Everly Orfanedes 

Heaven by Maude Latour 

I have had this song on repeat ever since it was released last Friday, February 17th. Maude Latour has made a name for herself on social media and on stage by perfecting a formula for catchy pop songs. “Heaven,” is her latest single, a lovey dovey tune with whimsical synth and catchy lyrics that never miss a good rhyme. The chorus reads, “I could go to heaven with you, be that lucky seven with you, I could dress in denim with you, I can make your bed with you, now I got that venom in you, perfect chord progression with you, 11:11 with you.” Latour sings these lyrics without missing a beat, or taking a breath, and the song flows perfectly between chorus and verse. Some songwriters find it frustrating when they see other writers rhyme with the same word, over and over, but in my opinion, the subject of “you” in the song deserves the repetition to solidify the message of complete love and adoration.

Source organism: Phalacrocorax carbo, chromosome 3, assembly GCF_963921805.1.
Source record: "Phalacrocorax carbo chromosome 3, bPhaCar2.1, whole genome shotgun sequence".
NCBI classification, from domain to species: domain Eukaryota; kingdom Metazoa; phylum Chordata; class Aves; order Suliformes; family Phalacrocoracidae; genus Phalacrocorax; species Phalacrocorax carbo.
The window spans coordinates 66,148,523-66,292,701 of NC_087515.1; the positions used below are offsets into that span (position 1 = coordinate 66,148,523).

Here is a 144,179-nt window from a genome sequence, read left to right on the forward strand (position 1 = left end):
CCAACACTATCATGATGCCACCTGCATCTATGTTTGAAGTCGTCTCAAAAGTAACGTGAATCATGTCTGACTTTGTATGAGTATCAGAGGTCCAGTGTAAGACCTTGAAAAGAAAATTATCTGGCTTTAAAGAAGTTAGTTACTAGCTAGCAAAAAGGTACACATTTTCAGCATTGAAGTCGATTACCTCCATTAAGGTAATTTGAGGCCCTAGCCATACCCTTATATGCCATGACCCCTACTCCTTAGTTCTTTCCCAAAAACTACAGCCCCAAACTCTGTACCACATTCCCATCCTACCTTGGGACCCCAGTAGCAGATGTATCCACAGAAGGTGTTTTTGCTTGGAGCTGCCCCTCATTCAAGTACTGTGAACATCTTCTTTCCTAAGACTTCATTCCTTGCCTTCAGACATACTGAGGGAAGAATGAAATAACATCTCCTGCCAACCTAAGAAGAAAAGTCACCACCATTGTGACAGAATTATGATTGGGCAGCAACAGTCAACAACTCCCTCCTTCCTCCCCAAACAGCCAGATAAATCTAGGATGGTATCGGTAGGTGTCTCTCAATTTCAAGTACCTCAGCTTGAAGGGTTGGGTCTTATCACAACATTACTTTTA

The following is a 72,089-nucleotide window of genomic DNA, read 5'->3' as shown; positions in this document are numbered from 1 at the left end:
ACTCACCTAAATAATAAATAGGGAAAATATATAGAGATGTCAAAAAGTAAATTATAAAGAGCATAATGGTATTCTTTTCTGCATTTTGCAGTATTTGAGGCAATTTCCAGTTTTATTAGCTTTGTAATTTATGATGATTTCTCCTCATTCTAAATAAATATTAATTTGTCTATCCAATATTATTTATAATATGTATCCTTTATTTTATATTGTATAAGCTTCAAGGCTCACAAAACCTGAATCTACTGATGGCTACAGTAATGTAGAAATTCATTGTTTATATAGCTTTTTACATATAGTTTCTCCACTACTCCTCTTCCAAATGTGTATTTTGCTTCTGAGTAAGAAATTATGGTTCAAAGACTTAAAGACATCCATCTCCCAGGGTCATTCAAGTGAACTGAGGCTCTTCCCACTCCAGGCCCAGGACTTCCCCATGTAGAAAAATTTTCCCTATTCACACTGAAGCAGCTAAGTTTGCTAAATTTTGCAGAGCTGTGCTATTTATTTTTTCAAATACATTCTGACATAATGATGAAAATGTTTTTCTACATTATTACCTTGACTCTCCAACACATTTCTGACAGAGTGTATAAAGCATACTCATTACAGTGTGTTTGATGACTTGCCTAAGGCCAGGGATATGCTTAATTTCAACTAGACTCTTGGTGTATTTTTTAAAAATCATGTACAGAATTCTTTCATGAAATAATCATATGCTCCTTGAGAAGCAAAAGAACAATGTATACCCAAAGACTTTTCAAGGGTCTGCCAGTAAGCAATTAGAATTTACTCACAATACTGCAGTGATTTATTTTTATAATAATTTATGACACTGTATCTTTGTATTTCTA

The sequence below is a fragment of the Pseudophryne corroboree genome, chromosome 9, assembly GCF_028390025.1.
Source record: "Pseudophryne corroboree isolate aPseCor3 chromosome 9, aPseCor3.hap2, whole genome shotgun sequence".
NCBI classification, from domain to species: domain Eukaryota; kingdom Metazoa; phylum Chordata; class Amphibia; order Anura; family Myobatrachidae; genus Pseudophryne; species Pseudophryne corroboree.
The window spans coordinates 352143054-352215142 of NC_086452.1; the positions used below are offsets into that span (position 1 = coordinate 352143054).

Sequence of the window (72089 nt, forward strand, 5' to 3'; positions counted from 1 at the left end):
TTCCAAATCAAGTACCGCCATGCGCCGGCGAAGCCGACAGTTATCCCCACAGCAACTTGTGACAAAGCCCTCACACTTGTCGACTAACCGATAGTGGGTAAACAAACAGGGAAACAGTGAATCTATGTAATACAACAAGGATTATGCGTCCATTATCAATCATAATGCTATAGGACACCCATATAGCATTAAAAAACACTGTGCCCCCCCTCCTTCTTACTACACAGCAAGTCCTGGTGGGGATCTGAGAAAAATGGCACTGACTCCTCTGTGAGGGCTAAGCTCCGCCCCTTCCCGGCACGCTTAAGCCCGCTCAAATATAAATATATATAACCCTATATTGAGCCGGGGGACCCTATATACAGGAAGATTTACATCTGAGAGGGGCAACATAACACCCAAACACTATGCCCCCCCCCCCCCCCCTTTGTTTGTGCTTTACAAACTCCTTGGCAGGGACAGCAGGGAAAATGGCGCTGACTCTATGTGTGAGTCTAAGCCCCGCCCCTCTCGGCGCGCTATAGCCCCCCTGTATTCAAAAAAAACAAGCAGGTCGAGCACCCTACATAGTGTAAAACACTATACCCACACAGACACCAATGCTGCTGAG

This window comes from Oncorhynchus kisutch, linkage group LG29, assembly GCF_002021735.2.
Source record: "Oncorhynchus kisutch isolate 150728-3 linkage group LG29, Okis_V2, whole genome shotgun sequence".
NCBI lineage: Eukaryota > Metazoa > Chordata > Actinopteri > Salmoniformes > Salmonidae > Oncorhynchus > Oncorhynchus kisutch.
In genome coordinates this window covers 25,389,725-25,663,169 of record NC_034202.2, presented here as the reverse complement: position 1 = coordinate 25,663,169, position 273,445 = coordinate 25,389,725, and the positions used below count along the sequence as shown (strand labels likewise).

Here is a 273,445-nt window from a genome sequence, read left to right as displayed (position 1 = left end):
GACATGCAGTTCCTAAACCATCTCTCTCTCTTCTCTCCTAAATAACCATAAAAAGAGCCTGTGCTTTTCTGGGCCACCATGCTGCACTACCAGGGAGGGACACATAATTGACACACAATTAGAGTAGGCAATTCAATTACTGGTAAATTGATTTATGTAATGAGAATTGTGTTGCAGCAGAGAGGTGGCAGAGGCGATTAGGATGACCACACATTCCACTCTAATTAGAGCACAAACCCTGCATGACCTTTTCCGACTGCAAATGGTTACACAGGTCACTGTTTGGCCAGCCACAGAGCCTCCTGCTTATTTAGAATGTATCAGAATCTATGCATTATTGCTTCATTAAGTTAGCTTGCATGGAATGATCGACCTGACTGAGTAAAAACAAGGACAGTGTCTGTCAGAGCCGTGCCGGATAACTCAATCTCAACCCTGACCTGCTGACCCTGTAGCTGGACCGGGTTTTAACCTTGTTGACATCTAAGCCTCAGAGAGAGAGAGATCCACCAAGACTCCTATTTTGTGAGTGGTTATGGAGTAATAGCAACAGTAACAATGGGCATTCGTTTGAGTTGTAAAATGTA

Amelia Oei

Tonight Will Be Fine (Live) by Leonard Cohen

I’ve been listening to this song non-stop for the past week. It has a happy-go-lucky theme (and title, obviously) yet is filled with relatable and realistic anecdotes that deal with self-austerity and longing for the past or a different present. The mix of wistful lyrics and a cheerful country sound work to complement each other to bring an overarching feeling of nostalgia to the listener: “There's only one bed and there's only one prayer / I listen all night for your step on the stair / But I know from your eyes / And I know from your smile / That tonight will be fine.” As the weather has been getting colder and darker, this song has been a source of joy and a reminder that it will get sunny and warm again after winter! It’s a great tune to dance to — if you see me dancing alone in the Commons, it’s probably to this song.

Kaitlyn Hardy 

Allen Street by Pretty Sick